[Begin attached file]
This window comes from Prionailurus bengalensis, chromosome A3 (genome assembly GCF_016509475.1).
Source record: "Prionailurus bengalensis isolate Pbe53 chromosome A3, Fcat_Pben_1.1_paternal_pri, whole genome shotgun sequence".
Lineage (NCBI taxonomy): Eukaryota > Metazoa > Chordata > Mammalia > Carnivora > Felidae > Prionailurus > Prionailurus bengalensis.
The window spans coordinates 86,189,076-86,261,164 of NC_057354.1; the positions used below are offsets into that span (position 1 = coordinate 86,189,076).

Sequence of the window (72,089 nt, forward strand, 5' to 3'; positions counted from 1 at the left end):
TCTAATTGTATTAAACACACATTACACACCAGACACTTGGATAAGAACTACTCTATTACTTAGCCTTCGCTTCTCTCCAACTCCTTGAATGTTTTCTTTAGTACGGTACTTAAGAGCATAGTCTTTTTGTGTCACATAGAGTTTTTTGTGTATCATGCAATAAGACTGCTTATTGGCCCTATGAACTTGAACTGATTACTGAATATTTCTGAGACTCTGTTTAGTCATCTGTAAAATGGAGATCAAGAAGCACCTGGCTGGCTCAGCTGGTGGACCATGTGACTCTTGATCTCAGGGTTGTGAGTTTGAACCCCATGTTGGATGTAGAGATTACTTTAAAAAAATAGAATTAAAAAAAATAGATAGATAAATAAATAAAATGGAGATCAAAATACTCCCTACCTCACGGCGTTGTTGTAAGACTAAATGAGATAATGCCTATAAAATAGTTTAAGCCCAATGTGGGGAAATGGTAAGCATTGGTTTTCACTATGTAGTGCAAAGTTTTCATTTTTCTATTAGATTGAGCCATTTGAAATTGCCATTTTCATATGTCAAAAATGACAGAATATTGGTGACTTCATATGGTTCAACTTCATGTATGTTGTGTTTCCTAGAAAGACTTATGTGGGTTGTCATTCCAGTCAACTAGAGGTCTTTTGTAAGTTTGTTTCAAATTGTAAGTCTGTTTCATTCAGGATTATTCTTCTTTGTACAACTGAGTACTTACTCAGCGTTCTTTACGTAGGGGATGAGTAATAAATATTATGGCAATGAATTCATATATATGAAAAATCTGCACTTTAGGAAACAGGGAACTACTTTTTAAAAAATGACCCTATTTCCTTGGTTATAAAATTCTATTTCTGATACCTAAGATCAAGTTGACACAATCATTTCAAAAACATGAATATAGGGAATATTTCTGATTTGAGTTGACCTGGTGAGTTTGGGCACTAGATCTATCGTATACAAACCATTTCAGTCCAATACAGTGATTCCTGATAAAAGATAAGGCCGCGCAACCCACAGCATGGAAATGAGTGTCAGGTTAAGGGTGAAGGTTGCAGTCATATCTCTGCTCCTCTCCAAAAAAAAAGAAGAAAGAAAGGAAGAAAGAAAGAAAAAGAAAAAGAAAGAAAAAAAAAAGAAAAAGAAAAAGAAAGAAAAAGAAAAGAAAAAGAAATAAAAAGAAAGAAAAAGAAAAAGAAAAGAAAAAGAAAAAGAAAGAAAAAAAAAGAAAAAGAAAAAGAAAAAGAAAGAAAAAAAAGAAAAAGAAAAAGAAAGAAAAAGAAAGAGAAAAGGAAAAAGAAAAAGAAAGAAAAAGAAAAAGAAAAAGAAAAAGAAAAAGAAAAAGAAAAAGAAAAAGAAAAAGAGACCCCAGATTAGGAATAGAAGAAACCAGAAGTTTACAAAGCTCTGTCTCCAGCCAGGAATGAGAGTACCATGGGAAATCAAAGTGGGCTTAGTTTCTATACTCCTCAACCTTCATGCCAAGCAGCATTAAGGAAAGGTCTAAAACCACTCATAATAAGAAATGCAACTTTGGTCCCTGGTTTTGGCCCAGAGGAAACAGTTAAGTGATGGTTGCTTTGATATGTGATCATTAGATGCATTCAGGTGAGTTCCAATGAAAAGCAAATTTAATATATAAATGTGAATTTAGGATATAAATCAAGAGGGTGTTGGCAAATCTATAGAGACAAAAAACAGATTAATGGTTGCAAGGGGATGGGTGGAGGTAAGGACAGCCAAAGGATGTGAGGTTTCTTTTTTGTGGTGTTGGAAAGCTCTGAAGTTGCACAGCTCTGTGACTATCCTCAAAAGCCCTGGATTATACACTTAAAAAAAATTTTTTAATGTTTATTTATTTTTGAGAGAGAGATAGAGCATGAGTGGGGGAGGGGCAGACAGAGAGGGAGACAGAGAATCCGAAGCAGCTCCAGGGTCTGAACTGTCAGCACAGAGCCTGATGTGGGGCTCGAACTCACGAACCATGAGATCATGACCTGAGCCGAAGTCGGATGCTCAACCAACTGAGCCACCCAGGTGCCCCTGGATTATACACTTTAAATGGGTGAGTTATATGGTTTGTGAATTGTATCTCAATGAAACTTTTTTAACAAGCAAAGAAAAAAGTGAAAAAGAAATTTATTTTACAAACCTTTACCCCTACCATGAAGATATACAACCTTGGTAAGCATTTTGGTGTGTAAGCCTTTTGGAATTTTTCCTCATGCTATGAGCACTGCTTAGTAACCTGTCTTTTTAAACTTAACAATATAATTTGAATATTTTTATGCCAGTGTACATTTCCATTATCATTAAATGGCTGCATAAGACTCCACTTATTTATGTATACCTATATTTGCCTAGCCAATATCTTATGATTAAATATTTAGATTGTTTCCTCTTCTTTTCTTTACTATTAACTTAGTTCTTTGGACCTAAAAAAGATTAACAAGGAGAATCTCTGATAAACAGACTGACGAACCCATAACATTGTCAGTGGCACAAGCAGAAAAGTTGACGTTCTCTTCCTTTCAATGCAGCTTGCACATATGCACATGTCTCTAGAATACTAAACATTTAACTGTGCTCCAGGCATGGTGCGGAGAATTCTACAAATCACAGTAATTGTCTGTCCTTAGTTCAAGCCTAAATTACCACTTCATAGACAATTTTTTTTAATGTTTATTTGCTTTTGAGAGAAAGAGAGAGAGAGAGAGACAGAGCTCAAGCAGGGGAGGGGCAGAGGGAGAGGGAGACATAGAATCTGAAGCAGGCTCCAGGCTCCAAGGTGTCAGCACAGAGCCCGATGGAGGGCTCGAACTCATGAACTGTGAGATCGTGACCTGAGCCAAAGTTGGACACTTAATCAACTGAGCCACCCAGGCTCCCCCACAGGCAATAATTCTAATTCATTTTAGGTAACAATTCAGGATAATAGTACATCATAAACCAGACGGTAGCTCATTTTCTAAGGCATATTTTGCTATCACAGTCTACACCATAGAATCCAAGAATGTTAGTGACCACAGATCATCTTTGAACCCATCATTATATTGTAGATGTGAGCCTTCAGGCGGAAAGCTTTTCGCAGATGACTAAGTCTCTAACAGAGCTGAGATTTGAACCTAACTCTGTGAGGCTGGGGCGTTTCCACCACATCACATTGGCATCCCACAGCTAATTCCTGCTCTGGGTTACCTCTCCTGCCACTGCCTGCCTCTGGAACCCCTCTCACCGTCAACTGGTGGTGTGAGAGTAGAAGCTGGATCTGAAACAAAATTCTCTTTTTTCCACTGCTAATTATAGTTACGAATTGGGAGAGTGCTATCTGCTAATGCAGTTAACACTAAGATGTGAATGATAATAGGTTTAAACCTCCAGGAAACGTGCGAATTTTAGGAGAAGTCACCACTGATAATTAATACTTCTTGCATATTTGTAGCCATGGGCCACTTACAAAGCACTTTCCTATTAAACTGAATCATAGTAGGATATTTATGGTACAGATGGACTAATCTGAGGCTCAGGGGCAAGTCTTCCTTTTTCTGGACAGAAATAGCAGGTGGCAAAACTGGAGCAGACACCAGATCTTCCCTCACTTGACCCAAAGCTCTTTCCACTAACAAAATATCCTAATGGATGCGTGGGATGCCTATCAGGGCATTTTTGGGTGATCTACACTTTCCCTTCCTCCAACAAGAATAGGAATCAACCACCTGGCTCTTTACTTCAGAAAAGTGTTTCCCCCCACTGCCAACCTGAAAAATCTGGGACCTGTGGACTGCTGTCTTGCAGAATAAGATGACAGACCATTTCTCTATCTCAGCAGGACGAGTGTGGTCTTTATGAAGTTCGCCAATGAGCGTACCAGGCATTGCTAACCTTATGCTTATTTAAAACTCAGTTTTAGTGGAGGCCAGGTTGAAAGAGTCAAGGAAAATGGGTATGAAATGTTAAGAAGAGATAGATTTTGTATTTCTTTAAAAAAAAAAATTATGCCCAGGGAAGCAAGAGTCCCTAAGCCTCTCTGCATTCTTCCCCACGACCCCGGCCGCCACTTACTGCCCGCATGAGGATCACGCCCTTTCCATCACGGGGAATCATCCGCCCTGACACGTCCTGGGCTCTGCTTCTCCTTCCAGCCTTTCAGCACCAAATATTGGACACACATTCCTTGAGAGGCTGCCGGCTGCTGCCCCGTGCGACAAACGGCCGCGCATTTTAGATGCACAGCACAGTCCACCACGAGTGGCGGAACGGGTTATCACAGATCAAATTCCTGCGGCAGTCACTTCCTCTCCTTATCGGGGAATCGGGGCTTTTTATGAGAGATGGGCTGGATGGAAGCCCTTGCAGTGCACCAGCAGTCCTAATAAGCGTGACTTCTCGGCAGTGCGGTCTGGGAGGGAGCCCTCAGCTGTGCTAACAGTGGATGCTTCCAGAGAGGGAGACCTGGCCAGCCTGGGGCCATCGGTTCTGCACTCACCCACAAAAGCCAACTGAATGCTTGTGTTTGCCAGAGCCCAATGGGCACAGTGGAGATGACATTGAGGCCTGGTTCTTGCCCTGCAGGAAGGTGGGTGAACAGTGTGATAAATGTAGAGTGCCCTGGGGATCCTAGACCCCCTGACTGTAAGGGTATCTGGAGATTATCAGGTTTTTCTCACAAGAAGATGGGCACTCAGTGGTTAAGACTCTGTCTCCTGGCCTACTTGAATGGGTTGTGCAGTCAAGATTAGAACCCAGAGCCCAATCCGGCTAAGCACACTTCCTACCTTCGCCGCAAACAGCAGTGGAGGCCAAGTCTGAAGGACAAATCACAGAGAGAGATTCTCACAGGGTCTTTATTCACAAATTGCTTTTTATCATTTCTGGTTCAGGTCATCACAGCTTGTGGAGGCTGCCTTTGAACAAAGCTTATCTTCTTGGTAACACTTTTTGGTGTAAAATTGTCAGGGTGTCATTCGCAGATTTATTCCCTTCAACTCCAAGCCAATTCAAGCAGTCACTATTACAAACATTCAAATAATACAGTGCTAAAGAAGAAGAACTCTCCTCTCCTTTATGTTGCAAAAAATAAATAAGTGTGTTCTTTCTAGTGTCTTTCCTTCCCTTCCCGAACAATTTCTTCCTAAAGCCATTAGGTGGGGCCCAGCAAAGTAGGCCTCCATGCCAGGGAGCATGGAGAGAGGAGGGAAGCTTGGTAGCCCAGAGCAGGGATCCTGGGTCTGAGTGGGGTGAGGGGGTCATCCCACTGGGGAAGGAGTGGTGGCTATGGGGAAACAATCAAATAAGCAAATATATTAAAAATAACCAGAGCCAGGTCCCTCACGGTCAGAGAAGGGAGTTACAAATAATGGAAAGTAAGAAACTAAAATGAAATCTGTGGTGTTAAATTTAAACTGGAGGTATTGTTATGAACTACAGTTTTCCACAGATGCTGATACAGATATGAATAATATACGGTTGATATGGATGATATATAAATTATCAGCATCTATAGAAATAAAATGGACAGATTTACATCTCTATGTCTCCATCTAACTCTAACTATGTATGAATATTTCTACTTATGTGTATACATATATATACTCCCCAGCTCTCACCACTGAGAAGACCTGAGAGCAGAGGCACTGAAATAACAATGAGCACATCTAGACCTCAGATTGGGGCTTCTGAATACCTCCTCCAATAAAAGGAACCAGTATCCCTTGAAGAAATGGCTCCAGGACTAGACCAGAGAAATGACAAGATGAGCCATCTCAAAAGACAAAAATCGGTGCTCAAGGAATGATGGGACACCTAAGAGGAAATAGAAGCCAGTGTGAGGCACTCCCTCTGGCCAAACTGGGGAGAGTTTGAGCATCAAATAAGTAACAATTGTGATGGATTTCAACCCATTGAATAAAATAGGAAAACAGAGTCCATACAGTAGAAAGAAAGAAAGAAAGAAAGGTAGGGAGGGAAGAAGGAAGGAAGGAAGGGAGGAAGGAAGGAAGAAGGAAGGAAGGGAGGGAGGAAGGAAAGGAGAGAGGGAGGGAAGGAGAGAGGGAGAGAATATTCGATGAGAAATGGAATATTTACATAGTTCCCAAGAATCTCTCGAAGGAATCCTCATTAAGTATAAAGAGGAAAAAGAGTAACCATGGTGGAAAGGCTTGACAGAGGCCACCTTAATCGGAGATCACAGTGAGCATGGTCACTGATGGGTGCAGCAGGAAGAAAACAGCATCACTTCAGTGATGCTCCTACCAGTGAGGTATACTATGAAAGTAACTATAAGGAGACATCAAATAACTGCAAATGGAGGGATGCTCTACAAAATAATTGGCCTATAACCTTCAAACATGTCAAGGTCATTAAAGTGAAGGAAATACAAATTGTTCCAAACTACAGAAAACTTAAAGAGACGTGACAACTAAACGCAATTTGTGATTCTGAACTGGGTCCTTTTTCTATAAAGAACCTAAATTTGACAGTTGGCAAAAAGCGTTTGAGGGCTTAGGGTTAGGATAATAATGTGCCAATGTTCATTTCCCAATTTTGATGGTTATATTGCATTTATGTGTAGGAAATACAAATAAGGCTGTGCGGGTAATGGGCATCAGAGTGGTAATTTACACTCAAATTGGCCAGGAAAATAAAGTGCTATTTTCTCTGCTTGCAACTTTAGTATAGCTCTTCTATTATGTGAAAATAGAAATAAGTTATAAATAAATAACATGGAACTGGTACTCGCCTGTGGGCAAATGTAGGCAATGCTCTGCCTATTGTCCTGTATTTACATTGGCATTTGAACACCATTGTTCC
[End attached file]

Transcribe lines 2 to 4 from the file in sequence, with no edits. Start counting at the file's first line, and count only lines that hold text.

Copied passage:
Source record: "Prionailurus bengalensis isolate Pbe53 chromosome A3, Fcat_Pben_1.1_paternal_pri, whole genome shotgun sequence".
Lineage (NCBI taxonomy): Eukaryota > Metazoa > Chordata > Mammalia > Carnivora > Felidae > Prionailurus > Prionailurus bengalensis.
The window spans coordinates 86,189,076-86,261,164 of NC_057354.1; the positions used below are offsets into that span (position 1 = coordinate 86,189,076).